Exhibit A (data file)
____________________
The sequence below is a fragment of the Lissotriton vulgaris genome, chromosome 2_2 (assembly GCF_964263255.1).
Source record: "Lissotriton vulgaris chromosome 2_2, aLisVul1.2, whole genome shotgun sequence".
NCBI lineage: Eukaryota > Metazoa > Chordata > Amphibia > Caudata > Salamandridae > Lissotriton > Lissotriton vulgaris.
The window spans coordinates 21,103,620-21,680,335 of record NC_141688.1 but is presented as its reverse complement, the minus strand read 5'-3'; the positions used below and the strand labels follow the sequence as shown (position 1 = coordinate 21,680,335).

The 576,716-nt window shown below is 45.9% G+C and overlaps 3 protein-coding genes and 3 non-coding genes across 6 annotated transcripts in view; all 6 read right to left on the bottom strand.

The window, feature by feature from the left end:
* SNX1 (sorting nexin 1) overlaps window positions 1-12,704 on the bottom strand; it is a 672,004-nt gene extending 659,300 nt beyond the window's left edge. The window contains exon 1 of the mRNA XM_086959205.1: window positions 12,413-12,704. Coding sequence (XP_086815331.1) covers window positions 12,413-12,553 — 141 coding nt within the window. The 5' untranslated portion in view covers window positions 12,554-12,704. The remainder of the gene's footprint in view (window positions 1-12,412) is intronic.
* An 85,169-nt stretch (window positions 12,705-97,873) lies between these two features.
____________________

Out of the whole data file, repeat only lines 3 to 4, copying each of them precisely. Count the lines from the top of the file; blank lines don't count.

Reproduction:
NCBI lineage: Eukaryota > Metazoa > Chordata > Amphibia > Caudata > Salamandridae > Lissotriton > Lissotriton vulgaris.
The window spans coordinates 21,103,620-21,680,335 of record NC_141688.1 but is presented as its reverse complement, the minus strand read 5'-3'; the positions used below and the strand labels follow the sequence as shown (position 1 = coordinate 21,680,335).